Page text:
The answer depends on how the encryption is designed. Most block level encryptions have a 1:1 mapping between logical and physical sectors. That means reading one plaintext sector from the logical device translates to reading one ciphertext sector from the physical device. And writing one plaintext sector to the logical device translates to writing one ciphertext sector to the physical device. I expect the default on CentOS to fall into this class.
This is a compromise between efficiency and security. There are certain kinds of leaks in this approach, but solving those adds lot of complexity and quite some overhead. To any cryptographer it is obvious, that since the plaintext and ciphertext have the exact same size, you cannot get semantic security.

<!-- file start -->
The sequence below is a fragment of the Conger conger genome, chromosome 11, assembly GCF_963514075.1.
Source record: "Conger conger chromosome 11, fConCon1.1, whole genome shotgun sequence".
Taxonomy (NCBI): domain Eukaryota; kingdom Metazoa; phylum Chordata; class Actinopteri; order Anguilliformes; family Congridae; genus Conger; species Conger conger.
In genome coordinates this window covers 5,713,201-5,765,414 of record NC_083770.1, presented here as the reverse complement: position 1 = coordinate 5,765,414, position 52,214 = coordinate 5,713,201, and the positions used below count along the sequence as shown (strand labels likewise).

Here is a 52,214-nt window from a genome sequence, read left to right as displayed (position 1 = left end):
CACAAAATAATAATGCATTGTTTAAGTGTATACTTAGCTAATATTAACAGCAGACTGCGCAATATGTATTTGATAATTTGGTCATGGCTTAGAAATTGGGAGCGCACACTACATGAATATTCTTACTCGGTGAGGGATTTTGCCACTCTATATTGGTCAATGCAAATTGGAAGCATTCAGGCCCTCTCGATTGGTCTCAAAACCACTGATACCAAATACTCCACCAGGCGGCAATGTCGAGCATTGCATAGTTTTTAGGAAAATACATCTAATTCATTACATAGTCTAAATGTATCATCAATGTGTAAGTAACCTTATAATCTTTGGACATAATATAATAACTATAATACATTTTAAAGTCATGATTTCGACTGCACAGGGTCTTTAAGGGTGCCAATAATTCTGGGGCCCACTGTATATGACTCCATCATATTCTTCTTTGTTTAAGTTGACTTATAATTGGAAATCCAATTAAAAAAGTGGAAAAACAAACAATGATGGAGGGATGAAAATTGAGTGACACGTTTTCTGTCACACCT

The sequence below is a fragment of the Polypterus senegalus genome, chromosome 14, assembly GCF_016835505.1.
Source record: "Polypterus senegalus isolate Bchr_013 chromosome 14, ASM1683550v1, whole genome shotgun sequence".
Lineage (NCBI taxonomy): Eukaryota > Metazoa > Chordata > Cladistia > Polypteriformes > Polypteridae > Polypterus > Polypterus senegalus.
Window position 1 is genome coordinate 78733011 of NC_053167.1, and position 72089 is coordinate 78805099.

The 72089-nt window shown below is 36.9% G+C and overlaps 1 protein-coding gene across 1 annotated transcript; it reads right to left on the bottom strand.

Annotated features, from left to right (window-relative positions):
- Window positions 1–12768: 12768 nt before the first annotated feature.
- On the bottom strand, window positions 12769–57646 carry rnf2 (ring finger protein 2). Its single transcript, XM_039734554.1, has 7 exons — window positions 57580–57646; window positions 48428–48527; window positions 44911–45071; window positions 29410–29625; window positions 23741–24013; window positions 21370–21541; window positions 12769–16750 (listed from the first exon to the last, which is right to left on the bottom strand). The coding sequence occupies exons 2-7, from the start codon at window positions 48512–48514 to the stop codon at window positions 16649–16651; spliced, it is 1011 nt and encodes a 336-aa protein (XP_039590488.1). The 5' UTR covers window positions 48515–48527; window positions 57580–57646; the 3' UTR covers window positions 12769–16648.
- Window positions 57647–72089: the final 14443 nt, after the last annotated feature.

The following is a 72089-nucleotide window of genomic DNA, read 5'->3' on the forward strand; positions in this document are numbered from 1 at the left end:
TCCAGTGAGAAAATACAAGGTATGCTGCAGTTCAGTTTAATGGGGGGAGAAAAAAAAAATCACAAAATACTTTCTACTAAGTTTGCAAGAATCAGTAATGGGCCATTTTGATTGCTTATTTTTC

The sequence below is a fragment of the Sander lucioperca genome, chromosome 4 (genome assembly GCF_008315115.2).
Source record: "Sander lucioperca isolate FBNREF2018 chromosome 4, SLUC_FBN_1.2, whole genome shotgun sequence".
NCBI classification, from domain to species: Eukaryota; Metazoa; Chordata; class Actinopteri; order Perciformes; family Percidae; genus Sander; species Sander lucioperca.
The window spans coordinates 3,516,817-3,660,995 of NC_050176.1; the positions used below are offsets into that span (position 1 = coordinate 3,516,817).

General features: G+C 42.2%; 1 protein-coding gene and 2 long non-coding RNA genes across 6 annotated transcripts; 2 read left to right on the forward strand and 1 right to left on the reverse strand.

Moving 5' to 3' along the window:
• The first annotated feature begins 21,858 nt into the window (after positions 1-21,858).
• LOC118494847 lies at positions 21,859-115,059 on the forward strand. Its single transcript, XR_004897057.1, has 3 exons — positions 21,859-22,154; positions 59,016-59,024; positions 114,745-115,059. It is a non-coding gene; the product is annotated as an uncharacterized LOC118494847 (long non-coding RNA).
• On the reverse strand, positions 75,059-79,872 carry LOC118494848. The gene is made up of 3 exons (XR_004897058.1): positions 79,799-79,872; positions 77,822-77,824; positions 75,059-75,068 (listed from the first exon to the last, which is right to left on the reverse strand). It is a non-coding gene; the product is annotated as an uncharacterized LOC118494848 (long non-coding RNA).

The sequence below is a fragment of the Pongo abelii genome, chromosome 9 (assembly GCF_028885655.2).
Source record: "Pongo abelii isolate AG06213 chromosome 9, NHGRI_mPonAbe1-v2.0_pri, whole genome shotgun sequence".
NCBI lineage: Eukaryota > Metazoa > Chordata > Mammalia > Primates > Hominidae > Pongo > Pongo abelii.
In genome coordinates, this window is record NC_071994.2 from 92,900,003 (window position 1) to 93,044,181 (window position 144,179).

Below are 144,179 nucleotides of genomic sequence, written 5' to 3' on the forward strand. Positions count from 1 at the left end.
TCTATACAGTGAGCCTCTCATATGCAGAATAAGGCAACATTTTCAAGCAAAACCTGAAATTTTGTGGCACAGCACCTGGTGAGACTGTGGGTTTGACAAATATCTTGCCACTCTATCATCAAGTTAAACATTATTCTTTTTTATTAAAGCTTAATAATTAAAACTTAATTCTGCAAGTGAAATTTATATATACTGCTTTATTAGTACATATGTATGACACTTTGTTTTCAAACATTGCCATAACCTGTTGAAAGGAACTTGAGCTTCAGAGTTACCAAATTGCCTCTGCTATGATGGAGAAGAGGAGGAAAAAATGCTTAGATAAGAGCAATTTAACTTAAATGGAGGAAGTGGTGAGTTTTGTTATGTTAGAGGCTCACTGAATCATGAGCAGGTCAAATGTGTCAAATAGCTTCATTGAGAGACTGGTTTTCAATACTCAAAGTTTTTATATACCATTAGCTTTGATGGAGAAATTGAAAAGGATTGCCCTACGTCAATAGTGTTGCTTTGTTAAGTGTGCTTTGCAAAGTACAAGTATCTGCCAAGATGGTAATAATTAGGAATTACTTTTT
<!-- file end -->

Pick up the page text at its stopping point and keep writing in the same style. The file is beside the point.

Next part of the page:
At first it sounds like this approach means the encryption layer does not change the I/O efficiency at all. However you do lose the ability use the TRIM command. The lack of TRIM support can reduce the efficiency and lifetime of an SSD. If you are using a file system that does not support TRIM anyway, you will be losing nothing in terms of I/O from using encryption.
There is nothing preventing an encryption layer from passing the TRIM command through to the physical layer, but doing so will leak some information about the structure of data on the file system. Here you can see some documentation of an implementation which supports this, but does not enable it by default.
More advanced storage encryption schemes are possible, which have a cost in terms of I/O and storage capacity but have fewer opportunities for data leaks. Such schemes could even support TRIM without leaking data.